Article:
Two years ago, many had written off tech services company Electronic Data Systems Corp. (EDS ) The Plano (Tex.) company had lost top clients because it lacked low-cost offshore capabilities, it faced deep financial trouble, and employee turnover was growing. Some even speculated that EDS might be taken out by an upstart outsourcer from India. But the company restructured, sacked its chief executive, and sold off noncore businesses. Now, instead of the hunted, it has become a hunter. On Apr. 3, EDS offered $380 million for 52% of MphasiS, a Bangalore software and back-office services company. If the deal goes through, EDS's staff in India will grow from 3,000 to 11,000. "MphasiS helps us play offensively in the markets we serve," says Stephen Heidt, an EDS vice-president. "It offers us capabilities that otherwise we'd have to develop ourselves."
Plenty of Western software and services companies are coming to a similar conclusion. On Mar. 20, Chicago printing giant R.R. Donnelley & Sons (RRD ), which has its own 2,000-employee back-office processing unit in India and Sri Lanka, acquired OfficeTiger LLC, a hot Indian analytics and accounting outsourcer, for $250 million. And last year, software house Oracle Corp. (ORCL ) paid $900 million for 61% of iflex solutions, a banking software company based in Bombay. "With outsourcing going mainstream worldwide, Western companies that want a global presence will be looking to acquire an India operation," says Sujay Chohan, researcher director for Gartner India. (IT )
The industry expects all sorts of deals in coming months. IBM (IBM ), Capgemini, and electronics manufacturing and design giant Flextronics (FLEX ) have been scoping out potential targets, insiders say. And many Indian companies are looking for a marketing presence in the West in order to grow, while some of the country's early outsourcing entrepreneurs are ready to cash out, which will likely create new buying opportunities. Dozens of small and midsize outfits in India might prove attractive to the industry's giants. Second-tier Indian companies such as Polaris Software Lab, Hexaware Technologies, Zensar Technologies, and Patni Computer Systems, and niche players like telecom software maker Sasken Communications Technologies and back-office providers EXL Service and Datamatics could be prime targets. Even some bigger outfits could be in play. Bombay's WNS Global Services, a $200 million-plus company that specializes in clerical work for travel and insurance companies, is planning an initial public offering this year, but could also end up being taken over. "Either you are a billion-dollar business, or a really smart company, or you're up for grabs," says Sunil Mehta, vice-president of software association Nasscom.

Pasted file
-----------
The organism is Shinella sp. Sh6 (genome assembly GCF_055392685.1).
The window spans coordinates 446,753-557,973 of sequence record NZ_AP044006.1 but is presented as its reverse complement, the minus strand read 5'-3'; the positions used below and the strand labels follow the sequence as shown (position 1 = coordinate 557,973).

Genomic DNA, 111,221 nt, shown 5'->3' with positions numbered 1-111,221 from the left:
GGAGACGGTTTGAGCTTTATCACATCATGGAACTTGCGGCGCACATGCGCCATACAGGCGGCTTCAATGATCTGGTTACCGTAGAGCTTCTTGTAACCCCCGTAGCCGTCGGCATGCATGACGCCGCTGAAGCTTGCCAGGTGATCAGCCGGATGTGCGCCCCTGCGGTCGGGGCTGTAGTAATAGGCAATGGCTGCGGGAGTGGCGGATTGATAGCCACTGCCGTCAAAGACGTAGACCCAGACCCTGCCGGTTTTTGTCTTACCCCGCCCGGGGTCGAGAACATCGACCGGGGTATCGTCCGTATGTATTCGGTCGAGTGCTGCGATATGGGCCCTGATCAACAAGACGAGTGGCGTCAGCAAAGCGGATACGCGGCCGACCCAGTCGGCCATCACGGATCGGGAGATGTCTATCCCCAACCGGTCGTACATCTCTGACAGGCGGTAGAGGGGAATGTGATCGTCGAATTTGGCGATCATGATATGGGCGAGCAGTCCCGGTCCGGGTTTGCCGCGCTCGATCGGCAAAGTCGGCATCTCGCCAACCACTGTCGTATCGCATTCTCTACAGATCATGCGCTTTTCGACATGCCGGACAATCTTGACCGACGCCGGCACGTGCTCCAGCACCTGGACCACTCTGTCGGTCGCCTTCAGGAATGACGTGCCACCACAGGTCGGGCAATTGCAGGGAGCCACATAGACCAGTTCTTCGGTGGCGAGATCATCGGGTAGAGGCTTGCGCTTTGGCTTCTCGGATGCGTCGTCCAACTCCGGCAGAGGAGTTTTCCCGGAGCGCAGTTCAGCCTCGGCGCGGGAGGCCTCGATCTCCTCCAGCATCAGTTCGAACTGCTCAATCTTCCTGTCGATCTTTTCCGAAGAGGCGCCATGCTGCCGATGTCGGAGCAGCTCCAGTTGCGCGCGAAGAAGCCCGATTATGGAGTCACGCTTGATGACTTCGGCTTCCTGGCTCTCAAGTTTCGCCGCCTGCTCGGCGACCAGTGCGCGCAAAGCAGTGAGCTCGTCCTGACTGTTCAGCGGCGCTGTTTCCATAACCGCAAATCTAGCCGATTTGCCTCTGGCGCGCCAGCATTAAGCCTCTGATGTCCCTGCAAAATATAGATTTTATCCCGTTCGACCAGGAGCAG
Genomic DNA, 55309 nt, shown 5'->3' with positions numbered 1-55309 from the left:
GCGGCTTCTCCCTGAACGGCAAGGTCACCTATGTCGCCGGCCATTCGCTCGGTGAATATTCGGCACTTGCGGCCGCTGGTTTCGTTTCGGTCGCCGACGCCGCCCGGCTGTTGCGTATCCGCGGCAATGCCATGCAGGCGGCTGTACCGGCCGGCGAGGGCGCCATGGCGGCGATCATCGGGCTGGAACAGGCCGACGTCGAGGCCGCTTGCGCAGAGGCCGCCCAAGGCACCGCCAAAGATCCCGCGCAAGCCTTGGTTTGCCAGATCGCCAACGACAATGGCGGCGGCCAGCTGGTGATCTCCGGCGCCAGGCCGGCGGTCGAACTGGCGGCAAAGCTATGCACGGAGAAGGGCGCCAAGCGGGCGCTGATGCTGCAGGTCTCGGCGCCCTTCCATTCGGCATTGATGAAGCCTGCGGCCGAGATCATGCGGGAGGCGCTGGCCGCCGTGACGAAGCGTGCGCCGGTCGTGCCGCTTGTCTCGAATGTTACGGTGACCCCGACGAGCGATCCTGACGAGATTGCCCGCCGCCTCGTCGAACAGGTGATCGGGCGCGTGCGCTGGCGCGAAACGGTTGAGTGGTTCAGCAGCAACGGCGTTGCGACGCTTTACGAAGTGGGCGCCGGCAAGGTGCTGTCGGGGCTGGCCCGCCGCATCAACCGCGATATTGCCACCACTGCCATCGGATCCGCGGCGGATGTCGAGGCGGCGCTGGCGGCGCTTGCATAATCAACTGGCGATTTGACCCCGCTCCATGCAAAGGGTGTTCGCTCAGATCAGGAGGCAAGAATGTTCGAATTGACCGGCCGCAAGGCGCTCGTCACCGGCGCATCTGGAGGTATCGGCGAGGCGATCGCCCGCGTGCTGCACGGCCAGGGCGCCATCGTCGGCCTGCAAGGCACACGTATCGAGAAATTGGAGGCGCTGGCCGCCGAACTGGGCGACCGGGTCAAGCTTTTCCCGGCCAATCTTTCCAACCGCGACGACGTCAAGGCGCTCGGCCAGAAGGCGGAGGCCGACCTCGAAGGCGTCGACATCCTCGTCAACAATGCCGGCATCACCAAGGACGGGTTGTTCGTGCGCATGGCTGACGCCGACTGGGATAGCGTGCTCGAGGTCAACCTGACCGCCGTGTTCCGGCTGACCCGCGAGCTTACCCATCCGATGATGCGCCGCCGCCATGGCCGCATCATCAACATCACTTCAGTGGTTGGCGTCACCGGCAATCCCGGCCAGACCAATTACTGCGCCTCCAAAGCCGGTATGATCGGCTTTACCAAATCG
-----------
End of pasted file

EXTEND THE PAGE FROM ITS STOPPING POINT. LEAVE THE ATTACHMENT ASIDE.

The dealmaking is part of a broader consolidation of the info tech services industry. On Apr. 4, for instance, El Segundo (Calif.)-based Computer Sciences Corp. (CSC) (CSC ) announced it was putting itself up for sale after struggling to rein in expenses. Providers need huge scale and low costs to compete for the multiyear, $1 billion-plus outsourcing contracts multi-nationals are offering in areas such as accounting, human resources, and research. In recent years, industry leaders such as IBM, Accenture, and Hewlett-Packard (HPQ ) have add-ed thousands of workers in India, but other players failed to see the opportunity. IBM, for instance, three years ago bought New Delhi call center operator Daksh for $150 million, and now has 38,500 employees in India. "We started late in terms of leveraging capabilities in India, but others were even slower," says Amitabh Ray, IBM's business consulting chief. "EDS, CSC, and others are just getting started."